Depending on your opinion, the Los Angeles Lakers are either on the brink of collapse or are a win or two away from finding themselves in playoff contention.
With an offense that can't seem to get everyone adequate touches and a defense that simply can't muster a sustainable 48 minutes of defense, it's clear that the Lakers are still very much a work in progress.
With playoff hopes hanging in the balance, the Lakers will need to hit the ground running after the All-Star break and string together some convincing wins if they want to have any chance of averting disaster.
Kobe Bryant and Steve Nash have established nice chemistry lately, running a two-man game that has largely been dependent on the side pick-and-roll. The surprise, though, has been that Kobe has operated as the ball-handler and passer, with Nash as the roller and scorer.
Unfortunately, the problem with the two-man game between Nash and Kobe is that it tends to neglect the Los Angeles Lakers' other offensive weapons.
By letting Steve Nash operate as the team's primary ball-handler, the Lakers will afford themselves more flexibility in their offensive sets, opening up looks for Earl Clark, Dwight Howard and Antawn Jamison.
In addition, letting Nash initiate offensive sets tends to result in better floor-spacing, especially because defenses tend to collapse on the point guard when he drives into the lane.
Dwight Howard is attempting 10.1 field goals per game, which is his lowest mark since the 2009-10 season.
While the decrease in touches has to do with the presence of other talented scorers—namely Kobe Bryant and Steve Nash—Howard has also been phased out of the offense quite a bit.
Howard hasn't looked anywhere close to 100 percent this season, evidenced by his inability to roll to the basket with a full head of steam or take contact when setting screens.
With that in mind, it's clear that Mike D'Antoni needs to assess Howard's disabilities and work around them, moving the offense through his talented center down in the post.
With Howard capable of scoring from both the left and right blocks, the Los Angeles Lakers' offense could prosper if they ultimately establish a more reliable inside-outside game.
Specifically, and we saw this a bit on Tuesday night against the Phoenix Suns, D'Antoni could run some isolations for Howard down on the blocks, clearing out nearby space, thus allowing him to operate on his own.
In addition, Howard could benefit from some added face-up opportunities, as he has a potent first step that many centers can't keep up with.
The Los Angeles Lakers 107-97 loss to the Miami Heat highlighted some awful tendencies that have haunted the team since opening day.
Of primary concern here is the Lakers' patchy transition defense, which can adequately be summarized as lacking effort.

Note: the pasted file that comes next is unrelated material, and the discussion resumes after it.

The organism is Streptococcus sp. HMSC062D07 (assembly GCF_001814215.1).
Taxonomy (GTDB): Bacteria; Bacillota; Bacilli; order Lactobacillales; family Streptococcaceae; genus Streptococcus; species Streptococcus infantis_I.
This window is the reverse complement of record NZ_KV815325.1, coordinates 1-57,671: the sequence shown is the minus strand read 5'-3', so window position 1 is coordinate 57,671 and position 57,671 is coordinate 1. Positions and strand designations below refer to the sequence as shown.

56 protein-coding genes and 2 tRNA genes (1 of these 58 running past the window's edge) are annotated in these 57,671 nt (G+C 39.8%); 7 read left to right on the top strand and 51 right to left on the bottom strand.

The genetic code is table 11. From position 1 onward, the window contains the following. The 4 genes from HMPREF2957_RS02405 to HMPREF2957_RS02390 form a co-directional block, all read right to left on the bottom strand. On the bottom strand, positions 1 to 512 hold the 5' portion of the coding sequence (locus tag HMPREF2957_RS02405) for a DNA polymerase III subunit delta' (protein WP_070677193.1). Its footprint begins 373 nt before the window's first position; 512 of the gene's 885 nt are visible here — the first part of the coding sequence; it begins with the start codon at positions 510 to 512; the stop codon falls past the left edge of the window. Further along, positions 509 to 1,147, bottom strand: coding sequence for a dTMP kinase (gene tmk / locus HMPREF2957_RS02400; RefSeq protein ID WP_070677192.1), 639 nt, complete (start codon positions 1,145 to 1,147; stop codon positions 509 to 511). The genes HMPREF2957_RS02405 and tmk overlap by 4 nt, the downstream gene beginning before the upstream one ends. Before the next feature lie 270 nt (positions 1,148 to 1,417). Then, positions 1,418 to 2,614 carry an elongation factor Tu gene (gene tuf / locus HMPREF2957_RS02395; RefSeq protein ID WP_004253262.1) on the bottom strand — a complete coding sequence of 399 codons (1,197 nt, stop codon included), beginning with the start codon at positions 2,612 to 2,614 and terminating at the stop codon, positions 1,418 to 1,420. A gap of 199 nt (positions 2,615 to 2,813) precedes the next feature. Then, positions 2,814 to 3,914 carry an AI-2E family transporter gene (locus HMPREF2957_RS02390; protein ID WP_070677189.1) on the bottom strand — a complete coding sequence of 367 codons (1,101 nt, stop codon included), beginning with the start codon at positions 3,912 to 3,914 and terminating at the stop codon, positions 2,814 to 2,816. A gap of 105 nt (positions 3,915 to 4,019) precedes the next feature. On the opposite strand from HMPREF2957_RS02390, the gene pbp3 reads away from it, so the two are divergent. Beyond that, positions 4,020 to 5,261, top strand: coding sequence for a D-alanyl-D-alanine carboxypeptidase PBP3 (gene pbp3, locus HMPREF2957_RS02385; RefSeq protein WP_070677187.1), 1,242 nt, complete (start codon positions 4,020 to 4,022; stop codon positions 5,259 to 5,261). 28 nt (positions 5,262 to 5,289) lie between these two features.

In a game that was tightly contested for nearly 40 minutes, things eventually got out of hand when the Lakers got sloppy, turning the ball over in the half court, which led to uncontested Miami conversions on the other end.
In the clip above, only one man feels the need to hustle back on defense, and that's Steve Nash. Even if a dunk on the other end was inevitable, some visible effort from the other four players on the floor would have been an encouraging sign.
If that continues to be a trend moving forward, you can forget about the Lakers sneaking into the playoffs as a seventh or eighth seed.
Turning the ball over is largely the cause of the Los Angeles Lakers' poor transition defense, but it's a problem so significant that it must be highlighted here.
According to TeamRankings, the Lakers turn the ball over an average of 15.2 times per game, the sixth-worst mark in the league.
The Lakers' negative turnover differential crystallizes the team's biggest problem, which is that they have an unreliable, aging defense that plays with little energy, and an offense that has become consistently careless with the ball.
Moving forward, the onus will be on Steve Nash (2.6 turnovers per game) and Kobe Bryant (3.4 turnovers per game) to set the tone and cut down on turnovers, particularly in late-game situations.
Mike D'Antoni has hardly put his bench to use in his first year in Los Angeles.
And while it makes sense that D'Antoni refuses to place a heavy burden on a mediocre second unit, his starting five is playing far too many minutes (33.5 minutes per player per game, second-highest in the NBA per HoopsStats), when they're one of the NBA's oldest units.
Depth is a characteristic that most playoff contenders boast, and while the Los Angeles Lakers may not have an embarrassment of riches on the bench, they're going to have to pretend they do in order to make a playoff push.